Minimal manifestation status and prednisone withdrawal in the MGTX trial

Ikjae Lee, Hui Chien Kuo, Inmaculada B. Aban, Gary R. Cutter, Tarrant McPherson, Henry J. Kaminski, Jon Sussman, Philipp Ströbel, Joel Oger, Gabriel Cea, Jeannine M. Heckmann, Amelia Evoli, Wilfred Nix, Emma Ciafaloni, Giovanni Antonini, Rawiphan Witoonpanich, John O. King, Said R. Beydoun, Colin H. Chalk, Alexandru C. BarboiAnthony A. Amato, Aziz I. Shaibani, Bashar Katirji, Bryan R.F. Lecky, Camilla Buckley, Angela Vincent, Elza Dias-Tosta, Hiroaki Yoshikawa, Marcia Waddington-Cruz, Michael T. Pulley, Michael H. Rivner, Anna Kostera-Pruszczyk, Robert M. Pascuzzi, Carlayne E. Jackson, Jan J.G. Verschuuren, Janice M. Massey, John T. Kissel, Lineu C. Werneck, Michael Benatar, Richard J. Barohn, Rup Tandan, Tahseen Mozaffar, Robin Conwit, Greg Minisman, Joshua R. Sonett, Gil I. Wolfe

Research output: Contribution to journalArticlepeer-review

8 Scopus citations

Abstract

ObjectiveTo examine whether sustained minimal manifestation status (MMS) with complete withdrawal of prednisone is better achieved in thymectomized patients with myasthenia gravis (MG).MethodsThis study is a post hoc analysis of data from a randomized trial of thymectomy in MG (Thymectomy Trial in Non-Thymomatous Myasthenia Gravis Patients Receiving Prednisone Therapy [MGTX]). MGTX was a multicenter, randomized, rater-blinded 3-year trial that was followed by a voluntary 2-year extension for patients with acetylcholine receptor (AChR) antibody-positive MG without thymoma. Patients were randomized 1:1 to thymectomy plus prednisone vs prednisone alone. Participants were age 18-65 years at enrollment with disease duration less than 5 years. All patients received oral prednisone titrated up to 100 mg on alternate days until they achieved MMS, which prompted a standardized prednisone taper as long as MMS was maintained. The achievement rate of sustained MMS (no symptoms of MG for 6 months) with complete withdrawal of prednisone was compared between the thymectomy plus prednisone and prednisone alone groups.ResultsPatients with MG in the thymectomy plus prednisone group achieved sustained MMS with complete withdrawal of prednisone more frequently (64% vs 38%) and quickly compared to the prednisone alone group (median time 30 months vs no median time achieved, p < 0.001) over the 5-year study period. Prednisone-Associated adverse symptoms were more frequent in the prednisone alone group and distress level increased with higher doses of prednisone.ConclusionsThymectomy benefits patients with MG by increasing the likelihood of achieving sustained MMS with complete withdrawal of prednisone.Clinicaltrials.gov identifierNCT00294658.Classification of evidenceThis study provides Class II evidence that for patients with generalized MG with AChR antibody, those receiving thymectomy plus prednisone are more likely to attain sustained MMS and complete prednisone withdrawal than those on prednisone alone.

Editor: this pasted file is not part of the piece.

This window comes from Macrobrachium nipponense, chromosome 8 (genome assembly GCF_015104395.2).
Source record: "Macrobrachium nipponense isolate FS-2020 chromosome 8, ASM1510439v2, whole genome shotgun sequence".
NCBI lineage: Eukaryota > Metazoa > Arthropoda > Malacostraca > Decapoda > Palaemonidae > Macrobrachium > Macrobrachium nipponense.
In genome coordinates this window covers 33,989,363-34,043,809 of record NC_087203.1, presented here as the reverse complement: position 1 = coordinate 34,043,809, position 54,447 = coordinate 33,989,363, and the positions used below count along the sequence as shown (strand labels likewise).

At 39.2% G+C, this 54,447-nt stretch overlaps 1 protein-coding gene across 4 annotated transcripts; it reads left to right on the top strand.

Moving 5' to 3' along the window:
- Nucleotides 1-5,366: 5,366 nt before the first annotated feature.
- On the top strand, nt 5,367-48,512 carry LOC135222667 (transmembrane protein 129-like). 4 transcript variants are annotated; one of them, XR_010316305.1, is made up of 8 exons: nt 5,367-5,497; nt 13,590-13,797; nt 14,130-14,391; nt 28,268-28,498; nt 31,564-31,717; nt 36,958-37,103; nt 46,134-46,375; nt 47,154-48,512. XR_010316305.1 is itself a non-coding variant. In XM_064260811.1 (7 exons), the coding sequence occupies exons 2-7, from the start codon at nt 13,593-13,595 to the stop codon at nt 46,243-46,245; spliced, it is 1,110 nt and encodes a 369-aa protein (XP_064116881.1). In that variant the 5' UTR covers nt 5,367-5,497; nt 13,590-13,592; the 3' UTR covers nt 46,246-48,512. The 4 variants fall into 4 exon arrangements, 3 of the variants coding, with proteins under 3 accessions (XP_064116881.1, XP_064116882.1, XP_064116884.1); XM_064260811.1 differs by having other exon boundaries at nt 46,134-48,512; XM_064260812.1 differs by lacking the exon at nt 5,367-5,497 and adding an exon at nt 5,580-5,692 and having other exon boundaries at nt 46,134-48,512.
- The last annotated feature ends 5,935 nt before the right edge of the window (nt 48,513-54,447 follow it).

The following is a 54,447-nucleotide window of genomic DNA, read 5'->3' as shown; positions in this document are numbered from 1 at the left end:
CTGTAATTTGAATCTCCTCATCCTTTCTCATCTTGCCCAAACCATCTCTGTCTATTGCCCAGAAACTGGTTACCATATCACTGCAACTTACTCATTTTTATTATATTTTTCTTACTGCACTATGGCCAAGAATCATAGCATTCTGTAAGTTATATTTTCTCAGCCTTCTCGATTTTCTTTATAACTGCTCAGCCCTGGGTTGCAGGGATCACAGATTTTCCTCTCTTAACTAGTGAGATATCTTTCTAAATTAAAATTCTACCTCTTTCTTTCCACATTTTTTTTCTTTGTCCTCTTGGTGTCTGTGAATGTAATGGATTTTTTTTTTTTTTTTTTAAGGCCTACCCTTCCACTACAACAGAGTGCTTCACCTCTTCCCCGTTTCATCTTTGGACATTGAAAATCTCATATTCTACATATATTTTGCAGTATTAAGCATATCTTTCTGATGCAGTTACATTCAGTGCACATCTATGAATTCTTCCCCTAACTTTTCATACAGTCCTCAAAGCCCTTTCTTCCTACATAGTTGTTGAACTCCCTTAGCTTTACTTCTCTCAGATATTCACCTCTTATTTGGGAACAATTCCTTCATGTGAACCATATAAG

Original languageEnglish (US)
Pages (from-to)E755-E766
JournalNeurology
Volume95
Issue number6
DOIs
StatePublished - Aug 11 2020
Externally publishedYes

ASJC Scopus subject areas

  • Clinical Neurology

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